- It was in the shuk—outside marketplace—in Jerusalem where a bizarre thing happened. One of the five of us walking around was wearing a University of Florida shirt. A man came up to us and asked if we were from Florida; we said yes, because we are. We asked him where he was from: West Palm Beach was his reply. He made Aliyah 10 years ago and left West Palm Beach.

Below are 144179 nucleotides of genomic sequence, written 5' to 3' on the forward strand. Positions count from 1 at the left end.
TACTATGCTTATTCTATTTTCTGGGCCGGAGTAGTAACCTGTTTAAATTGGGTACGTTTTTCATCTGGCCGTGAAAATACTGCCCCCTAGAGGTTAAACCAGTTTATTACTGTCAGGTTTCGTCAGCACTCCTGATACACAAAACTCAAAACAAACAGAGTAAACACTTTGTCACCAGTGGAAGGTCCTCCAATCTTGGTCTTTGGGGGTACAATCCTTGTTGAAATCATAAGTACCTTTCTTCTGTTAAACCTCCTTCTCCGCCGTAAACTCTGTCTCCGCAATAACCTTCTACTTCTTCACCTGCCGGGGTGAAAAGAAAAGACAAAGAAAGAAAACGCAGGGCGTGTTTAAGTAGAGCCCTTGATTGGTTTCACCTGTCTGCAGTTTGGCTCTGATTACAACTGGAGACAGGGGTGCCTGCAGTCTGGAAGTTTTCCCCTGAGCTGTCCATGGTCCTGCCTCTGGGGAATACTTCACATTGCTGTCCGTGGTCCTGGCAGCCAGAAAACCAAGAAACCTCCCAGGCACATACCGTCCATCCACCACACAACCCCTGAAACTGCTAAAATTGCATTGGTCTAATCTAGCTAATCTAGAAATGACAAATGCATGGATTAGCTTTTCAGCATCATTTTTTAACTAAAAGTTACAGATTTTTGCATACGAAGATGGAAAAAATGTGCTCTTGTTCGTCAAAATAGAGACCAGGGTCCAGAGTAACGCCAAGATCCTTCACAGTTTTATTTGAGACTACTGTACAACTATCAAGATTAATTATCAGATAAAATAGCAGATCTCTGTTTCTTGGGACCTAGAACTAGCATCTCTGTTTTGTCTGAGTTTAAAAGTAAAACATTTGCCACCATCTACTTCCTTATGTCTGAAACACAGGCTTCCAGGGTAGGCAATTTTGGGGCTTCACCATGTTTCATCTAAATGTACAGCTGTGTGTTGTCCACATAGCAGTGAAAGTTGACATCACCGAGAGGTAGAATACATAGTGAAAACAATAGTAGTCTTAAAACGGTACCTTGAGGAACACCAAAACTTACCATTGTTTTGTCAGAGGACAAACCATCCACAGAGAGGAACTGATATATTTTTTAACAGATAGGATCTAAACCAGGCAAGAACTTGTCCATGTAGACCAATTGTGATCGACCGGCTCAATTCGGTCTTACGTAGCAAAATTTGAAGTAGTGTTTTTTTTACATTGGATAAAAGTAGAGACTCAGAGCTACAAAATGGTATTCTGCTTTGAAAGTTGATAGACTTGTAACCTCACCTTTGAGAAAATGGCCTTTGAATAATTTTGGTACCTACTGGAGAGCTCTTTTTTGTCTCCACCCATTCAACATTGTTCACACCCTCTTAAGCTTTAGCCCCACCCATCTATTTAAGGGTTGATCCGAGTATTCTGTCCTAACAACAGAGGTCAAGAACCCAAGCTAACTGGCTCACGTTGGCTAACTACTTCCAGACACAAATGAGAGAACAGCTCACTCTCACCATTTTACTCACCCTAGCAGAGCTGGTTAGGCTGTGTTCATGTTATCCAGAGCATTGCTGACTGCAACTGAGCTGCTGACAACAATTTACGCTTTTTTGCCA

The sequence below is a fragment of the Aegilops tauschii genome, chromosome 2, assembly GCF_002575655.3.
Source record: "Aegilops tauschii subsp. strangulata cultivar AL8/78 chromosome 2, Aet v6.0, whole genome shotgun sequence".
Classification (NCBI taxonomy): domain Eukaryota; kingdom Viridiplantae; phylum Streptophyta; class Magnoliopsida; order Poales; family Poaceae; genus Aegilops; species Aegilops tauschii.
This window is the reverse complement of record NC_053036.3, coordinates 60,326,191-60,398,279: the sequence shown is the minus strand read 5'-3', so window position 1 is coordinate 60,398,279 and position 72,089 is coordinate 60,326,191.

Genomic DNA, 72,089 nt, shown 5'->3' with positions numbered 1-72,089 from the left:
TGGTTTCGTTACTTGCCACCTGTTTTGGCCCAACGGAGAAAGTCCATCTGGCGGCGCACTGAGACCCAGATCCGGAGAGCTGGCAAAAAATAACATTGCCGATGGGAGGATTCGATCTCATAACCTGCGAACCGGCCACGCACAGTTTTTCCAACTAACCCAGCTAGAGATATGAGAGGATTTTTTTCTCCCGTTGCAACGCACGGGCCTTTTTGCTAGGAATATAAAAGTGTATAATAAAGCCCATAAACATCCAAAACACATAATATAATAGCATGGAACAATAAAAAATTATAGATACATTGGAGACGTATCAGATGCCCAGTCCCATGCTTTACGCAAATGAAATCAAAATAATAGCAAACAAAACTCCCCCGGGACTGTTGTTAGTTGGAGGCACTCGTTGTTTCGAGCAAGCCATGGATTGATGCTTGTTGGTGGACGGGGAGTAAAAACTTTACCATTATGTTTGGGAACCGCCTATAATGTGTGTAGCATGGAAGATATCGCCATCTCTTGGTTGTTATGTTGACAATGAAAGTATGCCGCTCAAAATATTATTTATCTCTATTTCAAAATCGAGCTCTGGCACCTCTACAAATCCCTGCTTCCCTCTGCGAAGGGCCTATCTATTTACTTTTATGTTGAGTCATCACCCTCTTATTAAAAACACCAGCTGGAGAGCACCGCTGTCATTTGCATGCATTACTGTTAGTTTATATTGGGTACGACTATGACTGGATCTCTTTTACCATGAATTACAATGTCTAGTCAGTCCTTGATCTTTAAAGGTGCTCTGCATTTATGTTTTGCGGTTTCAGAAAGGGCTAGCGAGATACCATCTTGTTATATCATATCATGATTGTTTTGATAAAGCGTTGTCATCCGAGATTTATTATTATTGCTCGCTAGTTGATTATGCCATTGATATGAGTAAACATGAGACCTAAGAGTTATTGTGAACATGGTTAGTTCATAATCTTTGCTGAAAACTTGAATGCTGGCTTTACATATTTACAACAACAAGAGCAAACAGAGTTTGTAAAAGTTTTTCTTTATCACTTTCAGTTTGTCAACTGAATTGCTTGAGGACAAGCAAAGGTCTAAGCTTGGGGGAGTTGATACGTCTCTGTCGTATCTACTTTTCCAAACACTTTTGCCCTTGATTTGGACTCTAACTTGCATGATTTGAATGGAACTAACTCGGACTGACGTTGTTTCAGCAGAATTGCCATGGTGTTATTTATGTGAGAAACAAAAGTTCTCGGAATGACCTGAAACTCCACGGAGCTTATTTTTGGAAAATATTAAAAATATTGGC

- I tried to calculate the odds that all these things would occur the way they did: the man from West Palm Beach decided to be at that spot in the shuk the day and time when we were; the Class of ’74 Gator who made a trip to Israel and picked that day and that time to climb Masada. There are two paths to climb Masada, the Roman Ramp and the Snake Path. I was walking down the latter as he was walking up it. I walked up the former. The odds are too astronomical to consider, that these occurrences would happen, that they would purport to make even the smallest degree of sense. It is coincidences masking as life events, concealing the true meaning of the way you live your life until you’re ready to view it from 100 different angles, as opposed to the first one you witness. But, then again, that’s Judaism.